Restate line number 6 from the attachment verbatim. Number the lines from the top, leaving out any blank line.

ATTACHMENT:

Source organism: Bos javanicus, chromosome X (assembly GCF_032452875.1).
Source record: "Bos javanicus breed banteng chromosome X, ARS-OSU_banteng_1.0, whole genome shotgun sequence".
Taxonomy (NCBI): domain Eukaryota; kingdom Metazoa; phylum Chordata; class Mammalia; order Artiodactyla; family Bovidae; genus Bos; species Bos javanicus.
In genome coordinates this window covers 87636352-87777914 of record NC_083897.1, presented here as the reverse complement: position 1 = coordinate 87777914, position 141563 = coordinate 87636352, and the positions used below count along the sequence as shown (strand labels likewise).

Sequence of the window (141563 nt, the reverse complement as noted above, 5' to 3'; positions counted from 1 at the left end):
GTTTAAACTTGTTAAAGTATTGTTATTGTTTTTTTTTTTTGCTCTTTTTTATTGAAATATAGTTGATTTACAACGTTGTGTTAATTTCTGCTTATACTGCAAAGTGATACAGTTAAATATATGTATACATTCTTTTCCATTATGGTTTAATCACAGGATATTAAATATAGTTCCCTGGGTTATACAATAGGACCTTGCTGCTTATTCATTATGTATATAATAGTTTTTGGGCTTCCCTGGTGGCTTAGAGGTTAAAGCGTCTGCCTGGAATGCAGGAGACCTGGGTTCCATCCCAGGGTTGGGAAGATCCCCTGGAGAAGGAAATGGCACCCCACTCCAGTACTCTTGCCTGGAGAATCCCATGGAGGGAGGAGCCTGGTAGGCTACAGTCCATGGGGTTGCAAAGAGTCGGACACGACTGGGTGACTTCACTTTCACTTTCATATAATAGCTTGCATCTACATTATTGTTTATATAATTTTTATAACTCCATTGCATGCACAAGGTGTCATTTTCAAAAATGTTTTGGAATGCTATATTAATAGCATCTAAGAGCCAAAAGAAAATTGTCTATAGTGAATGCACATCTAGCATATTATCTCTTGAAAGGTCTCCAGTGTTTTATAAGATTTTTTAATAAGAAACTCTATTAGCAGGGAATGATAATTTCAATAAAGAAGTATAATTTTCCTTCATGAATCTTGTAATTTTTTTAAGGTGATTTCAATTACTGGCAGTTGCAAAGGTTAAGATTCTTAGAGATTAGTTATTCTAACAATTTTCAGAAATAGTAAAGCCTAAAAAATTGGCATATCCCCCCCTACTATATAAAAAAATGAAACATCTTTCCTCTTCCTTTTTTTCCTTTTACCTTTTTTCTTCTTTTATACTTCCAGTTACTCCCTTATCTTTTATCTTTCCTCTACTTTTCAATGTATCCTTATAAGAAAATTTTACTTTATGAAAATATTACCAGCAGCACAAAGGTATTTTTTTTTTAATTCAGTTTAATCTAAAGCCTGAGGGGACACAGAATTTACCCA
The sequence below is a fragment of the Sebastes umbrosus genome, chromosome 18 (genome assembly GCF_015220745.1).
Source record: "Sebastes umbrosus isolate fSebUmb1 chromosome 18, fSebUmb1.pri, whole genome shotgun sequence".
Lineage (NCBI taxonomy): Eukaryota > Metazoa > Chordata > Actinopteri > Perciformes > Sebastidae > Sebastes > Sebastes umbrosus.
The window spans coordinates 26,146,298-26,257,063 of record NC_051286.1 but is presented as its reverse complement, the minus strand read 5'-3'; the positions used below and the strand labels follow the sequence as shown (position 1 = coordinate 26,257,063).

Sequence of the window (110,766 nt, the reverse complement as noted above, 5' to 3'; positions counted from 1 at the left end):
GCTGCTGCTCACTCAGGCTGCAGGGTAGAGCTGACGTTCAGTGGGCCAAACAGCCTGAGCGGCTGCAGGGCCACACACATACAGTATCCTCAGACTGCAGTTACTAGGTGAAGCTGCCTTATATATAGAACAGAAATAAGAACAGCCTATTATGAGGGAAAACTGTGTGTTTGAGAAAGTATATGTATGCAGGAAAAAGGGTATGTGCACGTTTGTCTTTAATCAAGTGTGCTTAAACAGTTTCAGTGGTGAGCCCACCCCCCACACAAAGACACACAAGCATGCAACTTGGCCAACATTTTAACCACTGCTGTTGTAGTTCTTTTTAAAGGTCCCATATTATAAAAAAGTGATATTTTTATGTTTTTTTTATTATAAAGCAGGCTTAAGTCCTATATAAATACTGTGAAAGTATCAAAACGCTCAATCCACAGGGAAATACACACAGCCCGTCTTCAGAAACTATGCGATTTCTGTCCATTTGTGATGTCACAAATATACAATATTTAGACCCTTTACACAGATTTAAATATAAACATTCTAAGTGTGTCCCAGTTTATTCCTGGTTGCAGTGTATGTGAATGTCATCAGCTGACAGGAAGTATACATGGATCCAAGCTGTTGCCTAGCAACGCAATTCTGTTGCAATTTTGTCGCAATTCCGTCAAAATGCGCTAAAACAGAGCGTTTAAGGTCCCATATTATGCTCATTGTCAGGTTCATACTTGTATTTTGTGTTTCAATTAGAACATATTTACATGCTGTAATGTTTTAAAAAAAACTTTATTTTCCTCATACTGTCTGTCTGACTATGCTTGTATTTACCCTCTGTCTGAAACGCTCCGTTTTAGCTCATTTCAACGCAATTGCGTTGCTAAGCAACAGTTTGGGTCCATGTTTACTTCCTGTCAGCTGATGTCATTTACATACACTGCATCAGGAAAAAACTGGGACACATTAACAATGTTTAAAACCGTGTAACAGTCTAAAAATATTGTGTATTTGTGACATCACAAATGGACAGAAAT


GTTTAAACTTGTTAAAGTATTGTTATTGTTTTTTTTTTTTGCTCTTTTTTATTGAAATATAGTTGATTTACAACGTTGTGTTAATTTCTGCTTATACTGCAAAGTGATACAGTTAAATATATGTATACATTCTTTTCCATTATGGTTTAATCACAGGATATTAAATATAGTTCCCTGGGTTATACAATAGGACCTTGCTGCTTATTCATTATGTATATAATAGTTTTTGGGCTTCCCTGGTGGCTTAGAGGTTAAAGCGTCTGCCTGGAATGCAGGAGACCTGGGTTCCATCCCAGGGTTGGGAAGATCCCCTGGAGAAGGAAATGGCACCCCACTCCAGTACTCTTGCCTGGAGAATCCCATGGAGGGAGGAGCCTGGTAGGCTACAGTCCATGGGGTTGCAAAGAGTCGGACACGACTGGGTGACTTCACTTTCACTTTCATATAATAGCTTGCATCTACATTATTGTTTATATAATTTTTATAACTCCATTGCATGCACAAGGTGTCATTTTCAAAAATGTTTTGGAATGCTATATTAATAGCATCTAAGAGCCAAAAGAAAATTGTCTATAGTGAATGCACATCTAGCATATTATCTCTTGAAAGGTCTCCAGTGTTTTATAAGATTTTTTAATAAGAAACTCTATTAGCAGGGAATGATAATTTCAATAAAGAAGTATAATTTTCCTTCATGAATCTTGTAATTTTTTTAAGGTGATTTCAATTACTGGCAGTTGCAAAGGTTAAGATTCTTAGAGATTAGTTATTCTAACAATTTTCAGAAATAGTAAAGCCTAAAAAATTGGCATATCCCCCCCTACTATATAAAAAAATGAAACATCTTTCCTCTTCCTTTTTTTCCTTTTACCTTTTTTCTTCTTTTATACTTCCAGTTACTCCCTTATCTTTTATCTTTCCTCTACTTTTCAATGTATCCTTATAAGAAAATTTTACTTTATGAAAATATTACCAGCAGCACAAAGGTATTTTTTTTTTAATTCAGTTTAATCTAAAGCCTGAGGGGACACAGAATTTACCCA